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Cancer Epidemiol. 2016 Dec;45:18-25. doi: 10.1016/j.canep.2016.09.005. Epub 2016 Sep 22.

Treatment delays, race, and outcomes in head and neck cancer.

Author information

1
H. Lee Moffitt Cancer Center and Research Institute, Department of Radiation Oncology, Tampa, FL, United States. Electronic address: Arash.naghavi@moffitt.org.
2
H. Lee Moffitt Cancer Center and Research Institute, Department of Radiation Oncology, Tampa, FL, United States.
3
H. Lee Moffitt Cancer Center and Research Institute, Department of Health Outcomes and Behavior, Tampa, FL, United States.
4
H. Lee Moffitt Cancer Center and Research Institute, Department of Radiation Oncology, Tampa, FL, United States. Electronic address: jimmy.caudell@moffitt.org.

Abstract

PURPOSE:

Patient race has been shown to predict for differences in outcomes and has been attributed to socioeconomic factors such as social support and access to healthcare. In head and neck cancer (HNC), a disease without recommended screening, we sought to investigate the association between race, treatment delays and outcome.

METHODS:

Records of 1802 patients with non-metastatic squamous cell HNC treated between 1998 and 2013 were retrospectively assessed from an institutional database. Patient demographics, tumor and treatment characteristics, and patient outcomes were abstracted from the chart. Differences between groups were assessed via logistic regression multivariate analysis (MVA). Outcomes including locoregional control (LRC) and overall survival (OS) were then estimated via Kaplan-Meier and Cox-regression MVA.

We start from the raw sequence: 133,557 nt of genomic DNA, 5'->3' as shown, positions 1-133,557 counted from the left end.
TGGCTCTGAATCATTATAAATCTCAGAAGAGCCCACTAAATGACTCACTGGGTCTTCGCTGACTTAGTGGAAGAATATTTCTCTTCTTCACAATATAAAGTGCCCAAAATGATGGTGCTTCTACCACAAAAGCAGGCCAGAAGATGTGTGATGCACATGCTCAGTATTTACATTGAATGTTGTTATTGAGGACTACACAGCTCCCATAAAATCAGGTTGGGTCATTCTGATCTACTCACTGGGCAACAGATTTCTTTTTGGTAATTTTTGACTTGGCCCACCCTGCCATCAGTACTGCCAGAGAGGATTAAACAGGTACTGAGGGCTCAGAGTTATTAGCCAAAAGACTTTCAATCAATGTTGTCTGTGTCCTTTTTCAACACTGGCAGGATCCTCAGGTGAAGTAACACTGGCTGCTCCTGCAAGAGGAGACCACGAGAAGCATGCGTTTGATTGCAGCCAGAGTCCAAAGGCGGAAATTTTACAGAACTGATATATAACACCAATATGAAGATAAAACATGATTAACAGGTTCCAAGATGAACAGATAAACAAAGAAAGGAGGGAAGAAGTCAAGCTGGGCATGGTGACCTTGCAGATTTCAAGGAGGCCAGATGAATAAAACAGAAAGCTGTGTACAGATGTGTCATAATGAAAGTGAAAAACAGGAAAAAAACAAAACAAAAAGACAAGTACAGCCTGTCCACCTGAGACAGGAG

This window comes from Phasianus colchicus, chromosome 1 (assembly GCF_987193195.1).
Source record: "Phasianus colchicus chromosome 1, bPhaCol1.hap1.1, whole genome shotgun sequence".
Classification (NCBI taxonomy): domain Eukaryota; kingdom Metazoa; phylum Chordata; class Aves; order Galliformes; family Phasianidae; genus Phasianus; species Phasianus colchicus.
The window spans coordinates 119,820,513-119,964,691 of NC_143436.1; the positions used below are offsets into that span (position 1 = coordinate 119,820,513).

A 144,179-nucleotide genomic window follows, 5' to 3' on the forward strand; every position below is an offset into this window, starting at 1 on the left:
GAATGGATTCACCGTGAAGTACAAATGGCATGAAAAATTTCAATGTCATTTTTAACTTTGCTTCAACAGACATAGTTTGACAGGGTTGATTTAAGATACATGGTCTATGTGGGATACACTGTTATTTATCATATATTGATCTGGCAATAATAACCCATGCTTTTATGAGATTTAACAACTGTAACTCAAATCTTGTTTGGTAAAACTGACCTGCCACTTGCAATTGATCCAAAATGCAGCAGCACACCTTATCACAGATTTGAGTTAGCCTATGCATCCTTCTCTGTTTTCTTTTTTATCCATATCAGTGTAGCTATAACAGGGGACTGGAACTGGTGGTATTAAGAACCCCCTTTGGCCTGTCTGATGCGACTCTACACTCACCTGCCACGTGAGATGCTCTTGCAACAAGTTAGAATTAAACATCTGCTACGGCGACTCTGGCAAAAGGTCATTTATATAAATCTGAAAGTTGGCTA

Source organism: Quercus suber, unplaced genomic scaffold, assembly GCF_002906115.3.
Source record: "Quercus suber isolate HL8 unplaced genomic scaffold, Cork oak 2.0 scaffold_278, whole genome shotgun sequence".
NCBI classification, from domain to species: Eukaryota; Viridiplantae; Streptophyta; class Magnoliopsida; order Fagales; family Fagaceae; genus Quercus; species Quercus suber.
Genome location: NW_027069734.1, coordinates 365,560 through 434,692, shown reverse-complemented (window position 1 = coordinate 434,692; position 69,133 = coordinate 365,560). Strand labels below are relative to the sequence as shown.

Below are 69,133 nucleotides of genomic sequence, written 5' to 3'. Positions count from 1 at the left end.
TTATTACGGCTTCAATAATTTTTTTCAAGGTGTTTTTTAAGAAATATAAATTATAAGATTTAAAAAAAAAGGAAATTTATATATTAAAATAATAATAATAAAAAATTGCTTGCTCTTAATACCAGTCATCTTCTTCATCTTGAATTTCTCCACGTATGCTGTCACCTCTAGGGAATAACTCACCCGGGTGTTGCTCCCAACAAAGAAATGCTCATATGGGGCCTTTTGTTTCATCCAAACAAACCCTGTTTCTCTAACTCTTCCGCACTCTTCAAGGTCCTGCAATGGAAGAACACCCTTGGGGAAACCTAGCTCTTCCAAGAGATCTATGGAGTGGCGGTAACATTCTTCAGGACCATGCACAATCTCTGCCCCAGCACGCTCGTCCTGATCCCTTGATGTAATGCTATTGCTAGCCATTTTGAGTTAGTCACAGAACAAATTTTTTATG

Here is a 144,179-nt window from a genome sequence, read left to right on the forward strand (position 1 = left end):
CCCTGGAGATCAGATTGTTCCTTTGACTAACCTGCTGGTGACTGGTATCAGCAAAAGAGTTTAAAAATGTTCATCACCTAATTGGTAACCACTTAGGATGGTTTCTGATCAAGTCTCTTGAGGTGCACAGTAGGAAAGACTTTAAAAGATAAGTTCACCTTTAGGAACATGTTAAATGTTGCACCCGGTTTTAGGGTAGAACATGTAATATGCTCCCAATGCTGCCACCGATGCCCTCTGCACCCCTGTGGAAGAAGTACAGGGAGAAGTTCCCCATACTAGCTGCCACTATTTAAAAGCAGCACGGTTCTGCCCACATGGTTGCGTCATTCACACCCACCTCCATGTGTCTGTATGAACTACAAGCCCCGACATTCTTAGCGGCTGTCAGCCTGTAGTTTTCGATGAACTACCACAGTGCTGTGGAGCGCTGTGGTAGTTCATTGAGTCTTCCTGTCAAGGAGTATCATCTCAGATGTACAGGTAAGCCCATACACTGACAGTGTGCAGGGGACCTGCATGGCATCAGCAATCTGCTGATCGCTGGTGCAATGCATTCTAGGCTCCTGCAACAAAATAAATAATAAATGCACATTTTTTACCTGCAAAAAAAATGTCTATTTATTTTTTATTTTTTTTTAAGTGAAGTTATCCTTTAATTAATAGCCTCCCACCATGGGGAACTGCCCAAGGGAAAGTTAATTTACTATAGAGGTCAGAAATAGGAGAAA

RESULTS:

Median follow up was 34 months. Patient races included white (n=1671, 93%), black (n=80, 4%), Asian (n=18, 1%), and other (n=33, 2%). On logistic regression MVA, Black patients were less likely to be married (39% vs. 63%; OR 0.5 95%CI 0.30-0.83, p=0.007) or be currently employed (43% vs. 61%; OR 0.44 95%CI 0.26-0.74, p=0.002) when compared to non-blacks. Black patients were also younger (54 vs. 59 years, p=0.001), more likely to present with advanced tumor stage (T4: 48% vs. 25%), and more often had >45days elapsed from diagnosis to treatment initiation (DTI) (61% vs. 49%, p=0.028). Delays in treatment, such as delayed diagnosis (advanced disease presentation) and delays in DTI>45days were also associated with marital and employment status. Black patients were associated with a lower 3-year LRC rate (65% vs. 81%, p<0.001) and OS rate (43% vs. 69%, p<0.001), compared to non-black patients. Patients with >45days DTI had a detriment in 3-year LRC (77% vs. 83%, p=0.002) and OS (66% vs. 69%, p=0.009). On Cox MVA, black race was independently prognostic for worse LRC (HR 1.62 95%CI 1.04-2.51, p=0.033) and OS (HR 1.55 95%CI 1.15-2.08, p=0.004) vs. non-blacks.

CONCLUSION:

Black race is independently prognostic for LRC and OS. Delays in HNC treatment, such as more advanced tumor stage presentation and delays in treatment initiation, may be attributed to socioeconomic factors such as employment status and social support. Efforts to accommodate these factors may expedite treatment, in hopes of improving the race related outcome disparity in HNC.

KEYWORDS:

Disparities; Employment status; Head and neck cancer; Marriage; Outcome; Race; Radiation; Treatment delays

PMID:
27664388
DOI:
10.1016/j.canep.2016.09.005
[Indexed for MEDLINE]

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